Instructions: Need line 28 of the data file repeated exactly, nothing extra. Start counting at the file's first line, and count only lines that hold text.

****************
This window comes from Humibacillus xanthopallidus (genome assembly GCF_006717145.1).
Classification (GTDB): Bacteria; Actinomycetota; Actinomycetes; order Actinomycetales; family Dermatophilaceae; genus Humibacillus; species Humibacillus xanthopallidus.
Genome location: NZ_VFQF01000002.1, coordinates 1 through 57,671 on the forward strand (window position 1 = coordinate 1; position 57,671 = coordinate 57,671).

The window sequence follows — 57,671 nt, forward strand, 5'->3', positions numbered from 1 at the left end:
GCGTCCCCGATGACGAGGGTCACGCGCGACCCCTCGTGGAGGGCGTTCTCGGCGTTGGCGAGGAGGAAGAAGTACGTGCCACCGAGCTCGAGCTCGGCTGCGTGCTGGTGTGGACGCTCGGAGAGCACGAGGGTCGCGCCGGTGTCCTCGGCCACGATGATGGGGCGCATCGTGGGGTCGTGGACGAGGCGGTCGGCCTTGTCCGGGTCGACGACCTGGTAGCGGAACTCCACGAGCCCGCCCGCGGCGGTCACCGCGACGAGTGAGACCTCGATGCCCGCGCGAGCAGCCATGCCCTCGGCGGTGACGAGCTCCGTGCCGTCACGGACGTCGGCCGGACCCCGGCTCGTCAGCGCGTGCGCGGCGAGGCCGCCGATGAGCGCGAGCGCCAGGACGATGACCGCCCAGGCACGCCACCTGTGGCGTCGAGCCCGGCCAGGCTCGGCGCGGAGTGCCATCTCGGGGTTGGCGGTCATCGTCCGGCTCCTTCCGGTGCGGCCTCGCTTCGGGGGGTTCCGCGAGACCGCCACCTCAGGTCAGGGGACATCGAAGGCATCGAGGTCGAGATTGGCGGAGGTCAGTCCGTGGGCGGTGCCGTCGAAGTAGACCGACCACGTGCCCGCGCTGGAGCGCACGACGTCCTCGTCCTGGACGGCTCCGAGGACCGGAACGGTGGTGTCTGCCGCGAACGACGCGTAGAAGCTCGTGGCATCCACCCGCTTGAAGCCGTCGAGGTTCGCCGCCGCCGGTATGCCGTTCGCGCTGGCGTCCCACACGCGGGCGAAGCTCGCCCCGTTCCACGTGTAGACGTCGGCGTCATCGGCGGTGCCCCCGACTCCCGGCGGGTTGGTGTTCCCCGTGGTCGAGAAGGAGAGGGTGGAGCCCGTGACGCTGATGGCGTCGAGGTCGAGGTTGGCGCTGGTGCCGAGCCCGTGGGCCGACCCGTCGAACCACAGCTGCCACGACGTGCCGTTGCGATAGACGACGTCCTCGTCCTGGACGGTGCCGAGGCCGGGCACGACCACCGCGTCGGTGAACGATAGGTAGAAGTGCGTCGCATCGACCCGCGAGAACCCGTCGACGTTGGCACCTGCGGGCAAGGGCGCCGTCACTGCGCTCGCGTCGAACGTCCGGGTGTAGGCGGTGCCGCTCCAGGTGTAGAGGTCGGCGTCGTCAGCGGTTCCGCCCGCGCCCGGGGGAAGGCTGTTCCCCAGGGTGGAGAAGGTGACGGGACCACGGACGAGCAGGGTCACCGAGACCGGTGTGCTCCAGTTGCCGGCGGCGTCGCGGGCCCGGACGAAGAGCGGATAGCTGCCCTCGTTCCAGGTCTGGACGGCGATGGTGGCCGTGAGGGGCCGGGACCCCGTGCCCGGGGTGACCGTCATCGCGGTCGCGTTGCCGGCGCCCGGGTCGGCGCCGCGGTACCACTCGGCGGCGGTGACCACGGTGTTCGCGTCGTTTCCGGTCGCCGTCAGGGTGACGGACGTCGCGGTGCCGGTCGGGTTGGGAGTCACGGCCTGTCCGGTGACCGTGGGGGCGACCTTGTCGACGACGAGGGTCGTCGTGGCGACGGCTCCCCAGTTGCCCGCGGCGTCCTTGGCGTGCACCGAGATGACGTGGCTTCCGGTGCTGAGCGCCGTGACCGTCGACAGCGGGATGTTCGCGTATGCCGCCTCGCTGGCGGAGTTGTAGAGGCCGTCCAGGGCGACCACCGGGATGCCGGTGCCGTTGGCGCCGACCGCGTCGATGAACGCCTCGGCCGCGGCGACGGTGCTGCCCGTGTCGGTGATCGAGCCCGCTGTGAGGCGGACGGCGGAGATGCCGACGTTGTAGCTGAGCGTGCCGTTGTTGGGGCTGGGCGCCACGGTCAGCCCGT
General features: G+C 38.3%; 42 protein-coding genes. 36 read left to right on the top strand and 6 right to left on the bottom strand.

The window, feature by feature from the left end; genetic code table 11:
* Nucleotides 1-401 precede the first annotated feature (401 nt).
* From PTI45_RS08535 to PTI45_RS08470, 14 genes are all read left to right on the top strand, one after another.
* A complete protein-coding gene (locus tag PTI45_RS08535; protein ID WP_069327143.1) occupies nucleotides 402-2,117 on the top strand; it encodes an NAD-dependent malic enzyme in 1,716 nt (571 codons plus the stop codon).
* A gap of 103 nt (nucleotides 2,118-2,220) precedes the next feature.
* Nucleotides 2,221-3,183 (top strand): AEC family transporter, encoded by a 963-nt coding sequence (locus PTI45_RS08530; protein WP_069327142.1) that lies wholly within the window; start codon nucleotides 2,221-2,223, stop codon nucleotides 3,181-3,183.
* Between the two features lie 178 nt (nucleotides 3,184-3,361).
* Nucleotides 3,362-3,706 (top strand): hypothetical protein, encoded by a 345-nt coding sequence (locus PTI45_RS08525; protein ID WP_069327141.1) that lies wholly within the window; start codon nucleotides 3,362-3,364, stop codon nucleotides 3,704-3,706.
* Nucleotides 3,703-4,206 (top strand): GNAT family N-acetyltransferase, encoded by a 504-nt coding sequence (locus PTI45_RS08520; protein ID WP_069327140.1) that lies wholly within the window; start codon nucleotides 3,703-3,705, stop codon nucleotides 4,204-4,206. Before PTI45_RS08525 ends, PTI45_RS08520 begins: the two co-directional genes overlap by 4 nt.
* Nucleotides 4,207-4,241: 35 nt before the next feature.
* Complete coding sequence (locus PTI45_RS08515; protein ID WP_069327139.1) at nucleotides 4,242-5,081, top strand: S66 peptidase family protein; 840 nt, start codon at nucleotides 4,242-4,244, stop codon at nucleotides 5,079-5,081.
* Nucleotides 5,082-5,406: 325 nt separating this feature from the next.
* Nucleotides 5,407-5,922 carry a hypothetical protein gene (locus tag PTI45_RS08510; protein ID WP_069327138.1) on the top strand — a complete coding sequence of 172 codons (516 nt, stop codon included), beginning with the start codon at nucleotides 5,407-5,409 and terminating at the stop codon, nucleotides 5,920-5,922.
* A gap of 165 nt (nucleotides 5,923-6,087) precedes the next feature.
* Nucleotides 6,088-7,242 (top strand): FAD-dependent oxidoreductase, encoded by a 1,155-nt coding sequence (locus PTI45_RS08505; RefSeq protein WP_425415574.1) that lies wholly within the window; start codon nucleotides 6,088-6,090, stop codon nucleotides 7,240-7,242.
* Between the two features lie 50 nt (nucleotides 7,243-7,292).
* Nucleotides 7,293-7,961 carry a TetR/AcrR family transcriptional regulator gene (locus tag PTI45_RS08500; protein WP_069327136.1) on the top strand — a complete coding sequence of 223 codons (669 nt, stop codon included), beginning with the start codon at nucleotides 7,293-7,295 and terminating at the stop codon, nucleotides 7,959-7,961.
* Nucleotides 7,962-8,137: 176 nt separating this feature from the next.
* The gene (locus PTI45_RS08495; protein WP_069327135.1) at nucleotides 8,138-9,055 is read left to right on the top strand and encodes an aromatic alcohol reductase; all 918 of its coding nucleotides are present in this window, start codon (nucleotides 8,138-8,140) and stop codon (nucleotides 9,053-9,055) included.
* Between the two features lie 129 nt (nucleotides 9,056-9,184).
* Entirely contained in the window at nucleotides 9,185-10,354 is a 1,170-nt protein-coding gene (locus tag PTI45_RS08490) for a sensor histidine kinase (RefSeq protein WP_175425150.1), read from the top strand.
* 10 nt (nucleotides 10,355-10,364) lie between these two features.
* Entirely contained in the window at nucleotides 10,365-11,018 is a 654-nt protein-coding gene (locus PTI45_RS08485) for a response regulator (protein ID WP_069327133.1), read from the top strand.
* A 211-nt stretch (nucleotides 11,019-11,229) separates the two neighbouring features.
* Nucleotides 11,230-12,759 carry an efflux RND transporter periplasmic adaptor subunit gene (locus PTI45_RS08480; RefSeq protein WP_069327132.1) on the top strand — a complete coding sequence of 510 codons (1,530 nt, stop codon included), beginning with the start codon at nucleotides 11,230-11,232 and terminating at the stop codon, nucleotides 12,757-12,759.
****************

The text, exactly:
* 10 nt (nucleotides 10,355-10,364) lie between these two features.